- Any changes in the internal controls or financial reporting have been disclosed in the subject Form 10-Q or 10-K, including changes designed to correct deficiencies or material weaknesses.
If a material weakness is uncovered, it must be disclosed in a Form 10-K and, as a result, management cannot conclude that its controls and procedures are effective. The SEC defines a material weakness to be a deficiency, or a combination of deficiencies, in internal control over financial reporting that creates a reasonable possibility that a material misstatement of a company’s annual or interim financial statements will not be prevented or detected on a timely basis. The disclosure of a material weakness should include the nature of the weakness, its impact on financial reports and plans or steps and changes made to correct the disclosed material weakness.
Section 906 Certification
Under Section 906, the CEO and CFO must attest that the subject periodic report with financial statements fully complies with the Exchange Act and that information in the report fairly presents, in all material respects, the company’s financial condition and results of operations. Like the Section 302 certification, the Section 906 certification must be in the exact form set forth in the rule and the wording may not be changed in any respect whatsoever.
Laura Anthony, Esq.
Legal & Compliance, LLC
Corporate, Securities and Going Public Attorneys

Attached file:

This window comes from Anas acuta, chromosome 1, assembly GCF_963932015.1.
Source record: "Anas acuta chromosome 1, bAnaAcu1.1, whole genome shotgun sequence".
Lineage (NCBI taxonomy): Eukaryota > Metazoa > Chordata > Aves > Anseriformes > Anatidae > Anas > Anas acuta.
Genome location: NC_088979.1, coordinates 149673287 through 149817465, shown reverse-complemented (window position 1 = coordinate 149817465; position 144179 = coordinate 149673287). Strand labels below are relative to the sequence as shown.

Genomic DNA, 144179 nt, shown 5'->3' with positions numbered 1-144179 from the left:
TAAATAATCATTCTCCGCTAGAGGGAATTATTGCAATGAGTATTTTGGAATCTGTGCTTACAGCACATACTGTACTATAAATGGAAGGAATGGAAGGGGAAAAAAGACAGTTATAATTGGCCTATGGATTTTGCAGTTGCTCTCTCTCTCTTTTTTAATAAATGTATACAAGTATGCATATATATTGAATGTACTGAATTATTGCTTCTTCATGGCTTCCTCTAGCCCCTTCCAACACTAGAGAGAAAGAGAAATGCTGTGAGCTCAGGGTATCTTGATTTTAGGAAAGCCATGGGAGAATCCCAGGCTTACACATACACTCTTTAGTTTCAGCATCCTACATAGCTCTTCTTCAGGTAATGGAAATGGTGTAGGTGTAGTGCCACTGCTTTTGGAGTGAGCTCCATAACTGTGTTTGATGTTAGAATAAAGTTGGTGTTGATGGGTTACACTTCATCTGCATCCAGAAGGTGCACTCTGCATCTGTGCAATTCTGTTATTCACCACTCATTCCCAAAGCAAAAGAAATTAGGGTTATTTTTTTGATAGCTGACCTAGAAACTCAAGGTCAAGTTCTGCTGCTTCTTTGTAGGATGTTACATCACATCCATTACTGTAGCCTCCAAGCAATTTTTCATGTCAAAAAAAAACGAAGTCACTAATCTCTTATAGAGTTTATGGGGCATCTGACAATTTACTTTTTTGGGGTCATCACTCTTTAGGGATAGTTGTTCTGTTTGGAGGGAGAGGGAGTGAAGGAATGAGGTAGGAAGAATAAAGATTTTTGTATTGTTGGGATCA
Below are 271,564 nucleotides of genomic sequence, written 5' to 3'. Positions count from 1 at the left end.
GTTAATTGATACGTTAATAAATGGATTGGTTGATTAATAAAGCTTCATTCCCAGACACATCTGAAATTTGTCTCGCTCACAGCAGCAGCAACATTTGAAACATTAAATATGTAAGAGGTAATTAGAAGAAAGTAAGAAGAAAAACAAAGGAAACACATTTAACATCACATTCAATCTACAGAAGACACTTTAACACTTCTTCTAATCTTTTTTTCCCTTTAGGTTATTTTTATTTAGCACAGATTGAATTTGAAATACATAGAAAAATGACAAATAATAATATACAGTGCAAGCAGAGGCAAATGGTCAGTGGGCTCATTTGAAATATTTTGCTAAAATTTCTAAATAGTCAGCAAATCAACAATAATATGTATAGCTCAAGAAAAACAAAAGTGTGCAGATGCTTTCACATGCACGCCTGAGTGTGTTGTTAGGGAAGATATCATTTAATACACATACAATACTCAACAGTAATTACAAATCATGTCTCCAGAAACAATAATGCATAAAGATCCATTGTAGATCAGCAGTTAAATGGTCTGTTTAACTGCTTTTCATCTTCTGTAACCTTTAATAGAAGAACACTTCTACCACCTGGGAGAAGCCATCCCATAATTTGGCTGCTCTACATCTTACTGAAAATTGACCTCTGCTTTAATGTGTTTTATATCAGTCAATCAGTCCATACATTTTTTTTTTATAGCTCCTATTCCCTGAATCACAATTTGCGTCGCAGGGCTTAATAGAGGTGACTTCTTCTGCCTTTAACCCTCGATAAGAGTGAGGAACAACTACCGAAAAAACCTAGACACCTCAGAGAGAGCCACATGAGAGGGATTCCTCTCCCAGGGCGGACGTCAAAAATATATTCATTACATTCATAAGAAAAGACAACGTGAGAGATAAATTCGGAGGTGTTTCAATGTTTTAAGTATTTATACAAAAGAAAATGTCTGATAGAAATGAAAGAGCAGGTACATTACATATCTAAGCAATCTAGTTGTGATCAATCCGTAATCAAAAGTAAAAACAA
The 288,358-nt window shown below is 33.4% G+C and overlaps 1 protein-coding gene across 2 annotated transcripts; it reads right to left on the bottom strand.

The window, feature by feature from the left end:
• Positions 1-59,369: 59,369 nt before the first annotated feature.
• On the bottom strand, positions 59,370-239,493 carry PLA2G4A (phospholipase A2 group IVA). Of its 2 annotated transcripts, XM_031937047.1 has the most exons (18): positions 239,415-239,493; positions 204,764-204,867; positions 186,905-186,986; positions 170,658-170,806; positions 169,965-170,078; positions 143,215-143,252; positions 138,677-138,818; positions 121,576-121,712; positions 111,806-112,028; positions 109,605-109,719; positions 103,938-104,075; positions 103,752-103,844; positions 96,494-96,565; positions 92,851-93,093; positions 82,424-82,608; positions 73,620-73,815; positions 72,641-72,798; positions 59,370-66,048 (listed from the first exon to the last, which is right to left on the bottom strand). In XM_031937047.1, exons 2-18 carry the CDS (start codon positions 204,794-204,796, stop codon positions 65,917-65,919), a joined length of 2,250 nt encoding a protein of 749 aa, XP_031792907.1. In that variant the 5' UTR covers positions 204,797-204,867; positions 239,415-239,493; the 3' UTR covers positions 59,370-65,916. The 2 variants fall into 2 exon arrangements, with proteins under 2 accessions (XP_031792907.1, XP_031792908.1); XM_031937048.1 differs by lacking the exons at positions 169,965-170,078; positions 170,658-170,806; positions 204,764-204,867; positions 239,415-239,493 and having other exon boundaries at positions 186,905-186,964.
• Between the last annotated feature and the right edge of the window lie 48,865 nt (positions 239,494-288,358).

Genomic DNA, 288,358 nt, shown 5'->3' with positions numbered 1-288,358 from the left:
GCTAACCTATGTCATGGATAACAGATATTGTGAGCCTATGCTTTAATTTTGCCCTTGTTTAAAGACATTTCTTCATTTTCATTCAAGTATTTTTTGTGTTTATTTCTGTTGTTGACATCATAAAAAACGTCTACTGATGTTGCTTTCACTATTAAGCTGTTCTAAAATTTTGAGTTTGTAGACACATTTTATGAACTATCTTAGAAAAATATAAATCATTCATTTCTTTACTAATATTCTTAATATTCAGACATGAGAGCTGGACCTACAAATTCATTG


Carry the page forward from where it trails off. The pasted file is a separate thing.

Securities attorney Laura Anthony and her experienced legal team provides ongoing corporate counsel to small and mid-size private companies, OTC and exchange traded issuers as well as private companies going public on the NASDAQ, NYSE MKT or over-the-counter market, such as the OTCQB and OTCQX. For nearly two decades Legal & Compliance, LLC has served clients providing fast, personalized, cutting-edge legal service. The firm’s reputation and relationships provide invaluable resources to clients including introductions to investment bankers, broker dealers, institutional investors and other strategic alliances. The firm’s focus includes, but is not limited to, compliance with the Securities Act of 1933 offer sale and registration requirements, including private placement transactions under Regulation D and Regulation S and PIPE Transactions as well as registration statements on Forms S-1, S-8 and S-4; compliance with the reporting requirements of the Securities Exchange Act of 1934, including registration on Form 10, reporting on Forms 10-Q, 10-K and 8-K, and 14C Information and 14A Proxy Statements; Regulation A/A+ offerings; all forms of going public transactions; mergers and acquisitions including both reverse mergers and forward mergers, ; applications to and compliance with the corporate governance requirements of securities exchanges including NASDAQ and NYSE MKT; crowdfunding; corporate; and general contract and business transactions. Moreover, Ms. Anthony and her firm represents both target and acquiring companies in reverse mergers and forward mergers, including the preparation of transaction documents such as merger agreements, share exchange agreements, stock purchase agreements, asset purchase agreements and reorganization agreements. Ms. Anthony’s legal team prepares the necessary documentation and assists in completing the requirements of federal and state securities laws and SROs such as FINRA and DTC for 15c2-11 applications, corporate name changes, reverse and forward splits and changes of domicile. Ms. Anthony is also the author of SecuritiesLawBlog.com, the OTC Market’s top source for industry news, and the producer and host of LawCast.com, the securities law network. In addition to many other major metropolitan areas, the firm currently represents clients in New York, Las Vegas, Los Angeles, Miami, Boca Raton, West Palm Beach, Atlanta, Phoenix, Scottsdale, Charlotte, Cincinnati, Cleveland, Washington, D.C., Denver, Tampa, Detroit and Dallas.